Make Your Own Non-Toxic Essential Oil Diffuser

Lavender essential oil
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This DIY project is cheap and easy, and ensures that you won't have a room full of synthetic fragrance.

The purpose of an essential oil diffuser is to spread the aroma of essential oils throughout a home, deodorizing and purifying the air, making a room smell great, and lifting the mood. Some require electricity to heat the essential oils, while others use reeds to diffuse the aroma. Many diffusers, unfortunately, contain artificial fragrances or carrier oils whose phthalate-laden fumes are less than healthy and defeat the purpose of creating a sweet-smelling, purified, and energizing space.

It’s best to away from commercial versions and to make your own essential oil diffuser. That way you’ll know exactly what’s in it. It is quick and easy to assemble, using household materials that you’ve probably already got. There are a few different versions for the base liquid:

1. Alcohol + Water + Essential Oil

Alcohol evaporates faster than water, which makes it a good option for drawing the scent up through the reeds. It also won’t make a greasy mess if it gets knocked over, unlike the oil-based version below.

Pour 1⁄4 cup of hot tap water into an attractive jar or container. Add 1⁄4 cup alcohol (I used rubbing alcohol but apparently vodka works, too) and 20-25 drops of whatever essential oil you want to use. Swirl to mix.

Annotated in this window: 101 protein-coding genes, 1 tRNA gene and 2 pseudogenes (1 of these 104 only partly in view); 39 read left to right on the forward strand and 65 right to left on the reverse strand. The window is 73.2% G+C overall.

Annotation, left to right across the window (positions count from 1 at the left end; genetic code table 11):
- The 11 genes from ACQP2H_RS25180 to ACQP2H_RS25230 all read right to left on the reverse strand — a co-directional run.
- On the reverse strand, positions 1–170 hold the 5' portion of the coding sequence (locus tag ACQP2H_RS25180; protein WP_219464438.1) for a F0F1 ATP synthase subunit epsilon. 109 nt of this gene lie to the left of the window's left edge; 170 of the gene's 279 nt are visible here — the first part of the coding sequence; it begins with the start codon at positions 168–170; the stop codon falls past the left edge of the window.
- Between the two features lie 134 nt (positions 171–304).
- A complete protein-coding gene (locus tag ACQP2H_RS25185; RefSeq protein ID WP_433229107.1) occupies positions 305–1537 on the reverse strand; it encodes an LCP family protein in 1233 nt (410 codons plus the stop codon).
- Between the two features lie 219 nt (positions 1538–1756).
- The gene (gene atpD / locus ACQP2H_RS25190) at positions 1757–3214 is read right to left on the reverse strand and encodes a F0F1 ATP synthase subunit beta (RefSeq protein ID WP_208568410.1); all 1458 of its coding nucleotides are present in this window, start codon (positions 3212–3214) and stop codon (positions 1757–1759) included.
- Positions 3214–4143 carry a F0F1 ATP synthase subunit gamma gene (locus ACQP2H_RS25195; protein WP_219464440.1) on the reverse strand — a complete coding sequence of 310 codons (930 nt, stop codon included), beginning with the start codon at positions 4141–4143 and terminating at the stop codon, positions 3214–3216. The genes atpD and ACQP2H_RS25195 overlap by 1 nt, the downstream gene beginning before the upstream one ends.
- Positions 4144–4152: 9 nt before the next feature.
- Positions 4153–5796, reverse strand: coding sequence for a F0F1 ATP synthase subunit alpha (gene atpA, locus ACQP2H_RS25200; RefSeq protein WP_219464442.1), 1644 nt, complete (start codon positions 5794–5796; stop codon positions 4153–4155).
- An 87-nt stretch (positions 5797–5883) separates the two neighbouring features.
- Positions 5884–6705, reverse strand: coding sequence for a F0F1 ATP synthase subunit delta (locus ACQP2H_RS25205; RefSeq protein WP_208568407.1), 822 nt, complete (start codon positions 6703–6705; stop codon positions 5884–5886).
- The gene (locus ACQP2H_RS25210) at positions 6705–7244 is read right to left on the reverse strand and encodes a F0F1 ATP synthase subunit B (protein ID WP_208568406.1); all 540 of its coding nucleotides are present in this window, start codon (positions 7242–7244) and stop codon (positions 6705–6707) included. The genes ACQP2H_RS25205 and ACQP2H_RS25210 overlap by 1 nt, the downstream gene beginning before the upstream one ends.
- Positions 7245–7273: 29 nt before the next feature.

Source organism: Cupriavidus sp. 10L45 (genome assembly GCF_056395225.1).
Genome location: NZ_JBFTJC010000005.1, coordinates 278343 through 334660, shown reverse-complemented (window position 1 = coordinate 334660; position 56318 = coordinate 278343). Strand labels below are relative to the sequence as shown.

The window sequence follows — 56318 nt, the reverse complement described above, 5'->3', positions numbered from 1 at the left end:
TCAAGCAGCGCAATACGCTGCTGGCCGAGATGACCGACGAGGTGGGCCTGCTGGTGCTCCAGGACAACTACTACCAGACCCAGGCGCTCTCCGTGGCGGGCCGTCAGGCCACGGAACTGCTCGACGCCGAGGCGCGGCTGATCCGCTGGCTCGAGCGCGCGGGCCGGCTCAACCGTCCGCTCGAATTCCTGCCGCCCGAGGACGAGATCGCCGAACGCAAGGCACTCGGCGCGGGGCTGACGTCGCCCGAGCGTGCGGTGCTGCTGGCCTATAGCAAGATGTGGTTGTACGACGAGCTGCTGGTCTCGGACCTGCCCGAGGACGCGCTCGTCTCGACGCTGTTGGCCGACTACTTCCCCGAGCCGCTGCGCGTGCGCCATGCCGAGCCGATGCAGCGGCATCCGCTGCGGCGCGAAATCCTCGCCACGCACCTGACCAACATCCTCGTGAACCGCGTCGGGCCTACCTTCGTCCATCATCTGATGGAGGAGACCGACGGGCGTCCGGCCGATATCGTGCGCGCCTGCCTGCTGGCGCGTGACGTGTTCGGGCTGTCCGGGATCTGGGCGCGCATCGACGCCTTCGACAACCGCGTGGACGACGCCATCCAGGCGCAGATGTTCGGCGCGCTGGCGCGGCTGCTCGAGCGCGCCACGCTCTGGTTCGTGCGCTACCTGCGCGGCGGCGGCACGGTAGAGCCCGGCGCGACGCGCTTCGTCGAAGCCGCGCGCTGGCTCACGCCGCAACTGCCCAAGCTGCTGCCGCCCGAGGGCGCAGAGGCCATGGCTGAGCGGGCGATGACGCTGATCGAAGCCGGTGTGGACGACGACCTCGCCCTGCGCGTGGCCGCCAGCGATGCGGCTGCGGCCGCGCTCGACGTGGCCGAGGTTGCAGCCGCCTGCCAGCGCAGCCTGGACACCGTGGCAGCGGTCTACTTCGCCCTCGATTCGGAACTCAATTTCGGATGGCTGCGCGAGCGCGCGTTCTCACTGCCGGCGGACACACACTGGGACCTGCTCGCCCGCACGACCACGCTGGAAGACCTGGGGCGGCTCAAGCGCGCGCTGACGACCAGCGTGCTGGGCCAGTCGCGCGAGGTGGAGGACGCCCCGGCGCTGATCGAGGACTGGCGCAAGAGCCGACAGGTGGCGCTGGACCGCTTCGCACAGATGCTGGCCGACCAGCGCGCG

2. Carrier Oil + Essential Oil

A ratio of 30% essential oil to 70% carrier oil is recommended. Avoid mineral oil, as it’s a petroleum-based product. Try sweet almond or safflower, which are oils with minimal scents. Add essential oil and swirl to mix.

3. Carrier Oil + Alcohol + Essential Oil

Use 1⁄4 cup carrier oil (sweet almond or safflower) with 2-3 tbsp vodka and a generous quantity of essential oil (that 30%:70% ratio again).

Pour any of the above combinations into an attractive glass or ceramic vase. Add bamboo skewers (cut off the pointy ends first), special diffuser reeds (order online), or some kind of dried plant material, i.e. twigs, woody stems, reeds, that will draw the liquid upward.

Soak the ends for a couple hours, then flip around. Do this a couple times a week. Top up the mixture with more essential oil as needed.

Wondering which essential oil to choose? Here are a few ideas.

Lavender, lemon, and thyme essential oils have good anti-bacterial activity.

Lavender, bergamot, and sandalwood help combat depression, while yuzu helps to inspire a positive mental state.

Lavender, geranium, roman chamomile, and ylang ylang can reduce tension.

Peppermint can energize.

View Article Sources
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  3. Man, Adrian, et al. “Antimicrobial Activity of Six Essential Oils Against a Group of Human Pathogens: A Comparative Study.” Pathogens, vol. 8, 2019, doi:10.3390/pathogens8010015

  4. Sánchez-Vidaña, Dalinda Isabel, et al. “The Effectiveness of Aromatherapy for Depressive Symptoms: A Systematic Review.” Evid Based Complement Alternat Med, vol. 2017, 2017., doi:10.1155/2017/5869315

  5. Dagli, Namrata, et al. “Essential Oils, Their Therapeutic Properties, and Implication in Dentistry: A Review.” J Int Soc Prev Community Dent, vol. 5, 2015, pp. 335-40., doi:10.4103/2231-0762.165933

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  7. Meamarbashi, Abbas, et al. “The Effects of Peppermint on Exercise Performance.” J Int Soc Sports Nutr, vol. 10, 2013, p.15., doi:10.1186/1550-2783-10-15